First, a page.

With a combination of keen detail and Impressionist abstraction, artist and illustrator Rolf Klep created this compelling image of sailors on a lively sea. The sailboat is detailed: Its shrouds and sheets, the traveler, are carefully rendered. The taut curve of the mainsail, mirrored in the boom, shows the tensions from a stiff wind on the port bow. The young woman is in action, ready to go forward. The helmsman has to steady the craft with two hands on the tiller as the boat tries to head up into the wind. The third crewman looks intently down the leeward side, struggling to put on a jacket against the spray.The water and weather are more abstract, giving the feeling rather than the exact look of wind and waves. The white-tipped chop, blown with spume, builds to windward; dark gray streaks show rain.This is sailing, and what sailor wouldn’t want to be on board?
Klep—a self-described “river rat”—was just such a sailor at heart. Born in Oregon in 1904, he grew up in Astoria on the Columbia River, enthralled by the array of ships and boats he saw around him. At age 14 he could resist no more. He got a summer job as a deckhand on a tourist ferry.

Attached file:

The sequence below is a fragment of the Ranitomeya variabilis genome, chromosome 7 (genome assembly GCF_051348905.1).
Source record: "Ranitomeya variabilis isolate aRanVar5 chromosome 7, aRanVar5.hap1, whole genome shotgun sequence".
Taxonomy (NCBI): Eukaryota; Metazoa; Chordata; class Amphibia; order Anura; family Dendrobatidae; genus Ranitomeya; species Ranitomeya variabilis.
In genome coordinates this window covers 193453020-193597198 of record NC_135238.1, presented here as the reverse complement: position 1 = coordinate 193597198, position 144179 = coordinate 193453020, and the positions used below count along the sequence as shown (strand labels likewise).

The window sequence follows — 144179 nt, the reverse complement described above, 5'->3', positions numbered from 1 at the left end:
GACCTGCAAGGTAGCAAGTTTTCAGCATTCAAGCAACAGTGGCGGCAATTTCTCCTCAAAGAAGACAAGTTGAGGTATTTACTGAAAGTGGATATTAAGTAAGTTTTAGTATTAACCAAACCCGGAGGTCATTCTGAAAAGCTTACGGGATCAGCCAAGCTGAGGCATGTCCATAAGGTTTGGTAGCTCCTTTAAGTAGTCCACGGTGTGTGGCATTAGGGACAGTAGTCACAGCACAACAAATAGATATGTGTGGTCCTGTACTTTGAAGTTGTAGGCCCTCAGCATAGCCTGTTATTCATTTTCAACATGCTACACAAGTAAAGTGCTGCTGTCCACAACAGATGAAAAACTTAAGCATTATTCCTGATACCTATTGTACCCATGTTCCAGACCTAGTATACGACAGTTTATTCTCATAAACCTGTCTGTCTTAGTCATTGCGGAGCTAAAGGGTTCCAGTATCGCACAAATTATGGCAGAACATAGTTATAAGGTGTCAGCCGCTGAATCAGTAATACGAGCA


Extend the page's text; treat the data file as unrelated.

His career as a commercial artist and illustrator began in 1935, with an assignment for Fortune. Klep’s ink-on-paper work would be in demand for the next 30 years, appearing in publications such as Newsweek, Life and Woman’s Home Companion. With his maritime background, he gravitated to yachting magazine covers, as well.
The artist retired in 1962 to help found the Columbia River Maritime Museum, an organization dedicated to preserving the region’s maritime history. Today, the museum’s collection includes some 30,000 objects, 20,000 photographs and a 10,000-volume research library. More of Klep’s work can be seen at the Jordan Schnitzer Museum of Art at the University of Oregon.
This article originally appeared in the May 2019 issue.